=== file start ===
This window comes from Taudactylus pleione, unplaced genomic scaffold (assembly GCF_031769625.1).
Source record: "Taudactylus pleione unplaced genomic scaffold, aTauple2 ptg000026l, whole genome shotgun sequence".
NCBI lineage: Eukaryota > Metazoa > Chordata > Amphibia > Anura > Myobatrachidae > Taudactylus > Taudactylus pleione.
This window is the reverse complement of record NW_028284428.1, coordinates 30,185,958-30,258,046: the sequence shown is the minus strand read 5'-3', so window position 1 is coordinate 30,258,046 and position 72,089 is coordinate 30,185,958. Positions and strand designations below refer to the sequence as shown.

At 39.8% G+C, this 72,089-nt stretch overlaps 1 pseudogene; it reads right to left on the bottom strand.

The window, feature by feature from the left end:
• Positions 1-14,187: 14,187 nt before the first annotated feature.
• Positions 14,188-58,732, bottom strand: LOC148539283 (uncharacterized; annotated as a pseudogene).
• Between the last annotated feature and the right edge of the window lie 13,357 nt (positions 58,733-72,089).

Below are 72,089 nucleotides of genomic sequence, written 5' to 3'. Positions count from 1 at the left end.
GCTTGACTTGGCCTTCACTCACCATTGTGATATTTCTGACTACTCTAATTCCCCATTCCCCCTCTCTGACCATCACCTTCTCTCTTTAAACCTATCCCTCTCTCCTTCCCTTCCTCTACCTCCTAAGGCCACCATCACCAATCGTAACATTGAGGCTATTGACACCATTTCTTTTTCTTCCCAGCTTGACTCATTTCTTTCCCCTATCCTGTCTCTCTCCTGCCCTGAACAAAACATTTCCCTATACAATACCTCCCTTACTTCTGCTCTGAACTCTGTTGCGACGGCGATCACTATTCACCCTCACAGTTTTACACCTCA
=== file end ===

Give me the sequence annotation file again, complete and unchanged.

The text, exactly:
This window comes from Taudactylus pleione, unplaced genomic scaffold (assembly GCF_031769625.1).
Source record: "Taudactylus pleione unplaced genomic scaffold, aTauple2 ptg000026l, whole genome shotgun sequence".
NCBI lineage: Eukaryota > Metazoa > Chordata > Amphibia > Anura > Myobatrachidae > Taudactylus > Taudactylus pleione.
This window is the reverse complement of record NW_028284428.1, coordinates 30,185,958-30,258,046: the sequence shown is the minus strand read 5'-3', so window position 1 is coordinate 30,258,046 and position 72,089 is coordinate 30,185,958. Positions and strand designations below refer to the sequence as shown.

At 39.8% G+C, this 72,089-nt stretch overlaps 1 pseudogene; it reads right to left on the bottom strand.

The window, feature by feature from the left end:
• Positions 1-14,187: 14,187 nt before the first annotated feature.
• Positions 14,188-58,732, bottom strand: LOC148539283 (uncharacterized; annotated as a pseudogene).
• Between the last annotated feature and the right edge of the window lie 13,357 nt (positions 58,733-72,089).

Below are 72,089 nucleotides of genomic sequence, written 5' to 3'. Positions count from 1 at the left end.
GCTTGACTTGGCCTTCACTCACCATTGTGATATTTCTGACTACTCTAATTCCCCATTCCCCCTCTCTGACCATCACCTTCTCTCTTTAAACCTATCCCTCTCTCCTTCCCTTCCTCTACCTCCTAAGGCCACCATCACCAATCGTAACATTGAGGCTATTGACACCATTTCTTTTTCTTCCCAGCTTGACTCATTTCTTTCCCCTATCCTGTCTCTCTCCTGCCCTGAACAAAACATTTCCCTATACAATACCTCCCTTACTTCTGCTCTGAACTCTGTTGCGACGGCGATCACTATTCACCCTCACAGTTTTACACCTCA